America’s 50 Best Cities to Live

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METHODOLOGY

To determine the best cities to live in, 24/7 Wall St. identified the 550 cities that the U.S. Census Bureau reported as having more than 65,000 residents in 2012. Data were collected in seven major categories: crime, economy, education, housing, environment, leisure, and infrastructure.

Within each category, specific data points contributed to category ranking. For example, the economy category included median household income, cost of living, employment growth between 2011 and 2013, and the 2013 unemployment rate. We then used a formula to weight each category and convert each category rank to a meta rank ranging from 0-100. Crime, economy, education, and housing received full weights, while environment, leisure, and infrastructure received half weights.

 

Crime statistics are from the Federal Bureau of Investigations and include violent crime per 100,000 residents and property crime per 100,000 residents, as well as more granular crime breakdowns within those categories. All crime statistics are from 2012.

Median household income and poverty rate data are from the Census Bureau’s 2012 American Community Survey. Cities with median household incomes less than 90% of the state median income were given a lower score. Additionally, cities that had median incomes exceeding 150% of the state median were also penalized for imposing high-income barriers on potential residents.

From the Bureau of Labor Statistics, we used data on employment growth and unemployment between 2011 and 2013. Homefacts, a home area research site and a subsidiary of RealtyTrac, provided a cost of living index that compared how much money a standardized basket of consumer goods costs in cities around the United States.

Data on educational attainment and the portion of the population enrolled in private schools are from the Census Bureau. Educational attainment indicates how many people 25-years-old and over have at least a bachelor’s degree.

Homefacts provided data on the average test scores of schools within each city. Scores by subject — math, language arts, and science — were also provided. To account for regional differences in schools and teacher quality, as well as test difficulty, city test scores were indexed to state scores.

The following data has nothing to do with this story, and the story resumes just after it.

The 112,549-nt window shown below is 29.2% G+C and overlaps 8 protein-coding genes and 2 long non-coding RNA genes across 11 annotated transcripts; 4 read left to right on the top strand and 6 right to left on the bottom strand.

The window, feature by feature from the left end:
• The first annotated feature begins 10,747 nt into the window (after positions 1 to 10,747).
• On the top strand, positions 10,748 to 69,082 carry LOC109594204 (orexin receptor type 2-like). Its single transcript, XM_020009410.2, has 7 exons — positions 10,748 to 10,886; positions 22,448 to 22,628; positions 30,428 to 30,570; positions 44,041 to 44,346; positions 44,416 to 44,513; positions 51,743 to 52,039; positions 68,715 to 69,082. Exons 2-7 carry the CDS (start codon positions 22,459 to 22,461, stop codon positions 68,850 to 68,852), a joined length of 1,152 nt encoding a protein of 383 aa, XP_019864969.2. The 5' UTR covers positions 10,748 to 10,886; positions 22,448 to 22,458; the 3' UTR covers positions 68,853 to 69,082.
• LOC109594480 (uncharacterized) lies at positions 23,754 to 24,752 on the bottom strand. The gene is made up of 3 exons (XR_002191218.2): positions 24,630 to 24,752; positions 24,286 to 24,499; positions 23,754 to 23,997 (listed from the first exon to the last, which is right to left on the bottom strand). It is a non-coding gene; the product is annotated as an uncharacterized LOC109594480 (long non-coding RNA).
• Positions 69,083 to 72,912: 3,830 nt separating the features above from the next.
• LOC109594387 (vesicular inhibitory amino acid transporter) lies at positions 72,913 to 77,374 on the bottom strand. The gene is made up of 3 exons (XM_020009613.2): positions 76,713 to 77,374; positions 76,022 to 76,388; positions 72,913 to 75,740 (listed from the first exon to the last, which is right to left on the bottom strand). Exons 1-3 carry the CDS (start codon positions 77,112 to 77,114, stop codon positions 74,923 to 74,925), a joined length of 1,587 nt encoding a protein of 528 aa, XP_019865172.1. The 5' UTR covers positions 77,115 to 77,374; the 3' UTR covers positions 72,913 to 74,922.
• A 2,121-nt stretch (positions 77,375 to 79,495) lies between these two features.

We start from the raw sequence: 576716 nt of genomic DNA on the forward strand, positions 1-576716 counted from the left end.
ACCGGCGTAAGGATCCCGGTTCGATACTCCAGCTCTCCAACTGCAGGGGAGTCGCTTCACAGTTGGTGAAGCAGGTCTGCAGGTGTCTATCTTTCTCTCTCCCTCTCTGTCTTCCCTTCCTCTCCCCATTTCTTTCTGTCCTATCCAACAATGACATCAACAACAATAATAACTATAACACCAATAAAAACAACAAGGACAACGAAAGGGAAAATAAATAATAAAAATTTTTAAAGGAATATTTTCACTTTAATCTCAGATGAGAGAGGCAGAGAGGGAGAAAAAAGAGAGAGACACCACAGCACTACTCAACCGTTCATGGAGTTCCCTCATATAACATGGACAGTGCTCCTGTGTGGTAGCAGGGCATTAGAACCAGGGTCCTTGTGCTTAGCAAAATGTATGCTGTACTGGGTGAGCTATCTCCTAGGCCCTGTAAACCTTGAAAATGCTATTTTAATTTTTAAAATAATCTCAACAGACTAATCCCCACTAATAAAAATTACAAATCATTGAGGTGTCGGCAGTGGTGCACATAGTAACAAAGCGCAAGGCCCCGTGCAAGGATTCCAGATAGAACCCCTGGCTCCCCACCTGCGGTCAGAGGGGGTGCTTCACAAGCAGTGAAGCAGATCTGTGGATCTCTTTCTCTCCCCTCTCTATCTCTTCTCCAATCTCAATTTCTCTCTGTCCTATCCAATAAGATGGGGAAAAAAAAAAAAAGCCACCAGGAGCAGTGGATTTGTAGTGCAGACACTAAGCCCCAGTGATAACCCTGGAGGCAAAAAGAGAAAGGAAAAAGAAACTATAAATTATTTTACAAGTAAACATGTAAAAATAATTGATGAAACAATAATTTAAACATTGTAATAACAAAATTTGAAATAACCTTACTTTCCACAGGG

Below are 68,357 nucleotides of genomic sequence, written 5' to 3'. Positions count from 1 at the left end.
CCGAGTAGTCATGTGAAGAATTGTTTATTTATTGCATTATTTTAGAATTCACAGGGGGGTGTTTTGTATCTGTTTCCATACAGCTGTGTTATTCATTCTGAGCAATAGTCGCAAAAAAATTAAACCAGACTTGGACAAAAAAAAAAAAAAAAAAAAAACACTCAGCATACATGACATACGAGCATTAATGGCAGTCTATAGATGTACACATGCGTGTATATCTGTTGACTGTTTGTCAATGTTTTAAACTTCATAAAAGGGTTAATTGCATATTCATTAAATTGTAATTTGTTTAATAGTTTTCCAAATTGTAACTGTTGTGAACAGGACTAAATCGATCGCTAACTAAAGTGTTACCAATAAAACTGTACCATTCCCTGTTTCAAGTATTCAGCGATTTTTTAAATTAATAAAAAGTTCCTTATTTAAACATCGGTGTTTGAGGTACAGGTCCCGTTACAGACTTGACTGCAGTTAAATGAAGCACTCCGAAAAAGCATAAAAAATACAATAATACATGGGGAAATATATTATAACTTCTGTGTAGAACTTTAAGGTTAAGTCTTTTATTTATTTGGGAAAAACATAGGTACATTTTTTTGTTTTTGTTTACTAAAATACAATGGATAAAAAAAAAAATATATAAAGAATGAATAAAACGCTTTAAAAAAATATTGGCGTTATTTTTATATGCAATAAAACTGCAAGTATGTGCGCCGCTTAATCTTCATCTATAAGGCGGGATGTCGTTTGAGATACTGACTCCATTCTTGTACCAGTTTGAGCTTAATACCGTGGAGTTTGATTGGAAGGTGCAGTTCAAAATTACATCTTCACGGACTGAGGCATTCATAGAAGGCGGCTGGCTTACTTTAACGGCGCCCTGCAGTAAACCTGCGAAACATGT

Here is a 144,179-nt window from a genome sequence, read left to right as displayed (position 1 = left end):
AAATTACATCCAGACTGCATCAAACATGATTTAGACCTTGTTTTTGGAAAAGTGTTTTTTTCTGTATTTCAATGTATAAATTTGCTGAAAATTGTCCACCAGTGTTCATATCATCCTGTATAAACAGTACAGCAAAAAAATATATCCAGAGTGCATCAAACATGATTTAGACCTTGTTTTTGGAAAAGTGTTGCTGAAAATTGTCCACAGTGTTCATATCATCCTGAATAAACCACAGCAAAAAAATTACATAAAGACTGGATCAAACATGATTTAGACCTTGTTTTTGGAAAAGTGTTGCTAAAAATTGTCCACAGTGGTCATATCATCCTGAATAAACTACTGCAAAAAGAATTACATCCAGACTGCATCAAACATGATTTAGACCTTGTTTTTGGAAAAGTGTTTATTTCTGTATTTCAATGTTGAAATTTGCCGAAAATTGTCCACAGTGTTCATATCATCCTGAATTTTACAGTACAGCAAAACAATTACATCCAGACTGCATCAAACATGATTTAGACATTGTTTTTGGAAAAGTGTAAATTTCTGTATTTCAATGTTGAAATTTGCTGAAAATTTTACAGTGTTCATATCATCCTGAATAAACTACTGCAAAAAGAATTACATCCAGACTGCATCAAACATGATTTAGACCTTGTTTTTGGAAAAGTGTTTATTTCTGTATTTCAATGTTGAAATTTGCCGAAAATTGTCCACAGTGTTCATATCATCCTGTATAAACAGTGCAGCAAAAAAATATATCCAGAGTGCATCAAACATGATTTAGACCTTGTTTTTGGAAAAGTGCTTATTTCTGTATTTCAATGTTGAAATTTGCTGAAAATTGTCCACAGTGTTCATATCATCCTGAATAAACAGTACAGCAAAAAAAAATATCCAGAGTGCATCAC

Median home value and real estate tax data were from the Census Bureau. RealtyTrac provided data on annual affordability ratios. Affordability ratios indicate the percentage of a median income needed to make payments on a median-priced home in 2013. As with median income, cities with median home values more than 10% below and more than 25% above state median home value were penalized.

Also from Homefacts, we considered air quality data and developed an index to reflect the extent to which cities have the necessary components of “good air,” as defined by the Environmental Protection Agency. We aggregated temperature data from Homefacts to get average temperatures for winter and summer months. To reward more temperate climates, cities were given lower scores the more their temperatures deviated from national seasonal averages.

Data on leisure activities come from the Census Bureau’s North American Industry Classification System and show the number of establishments, by county, for each leisure activity. These include: restaurants, bars, libraries, golf courses, fitness and recreation centers, marinas, museums, nature parks, ski resorts, sports teams, dinner theaters, zoos, and movie theaters.

Data on airports, hospitals, and commute times are also from the Census Bureau. Commuting data is considered in the infrastructure category because it reflects the degree to which people in these cities use public transportation or drive their own cars. The average time people spent commuting was also considered as a proxy for infrastructure efficiency.

Cities were excluded if either property or violent crime rates exceeded national rates by more than 25% because they were deemed unsafe. Additionally, cities where the 2013 unemployment rate was more than 33% above the national rate of 7.4% were not considered. Poverty rates more than 33% above the national benchmark also disqualified cities from the list. Cities with negative employment growth between 2011-2013 were also excluded.

If one racial group made up more than 90% of the city’s population, the city was deemed ineligible. Lastly, to control for county and state size, only one city was allowed per county and only three cities were considered from each state.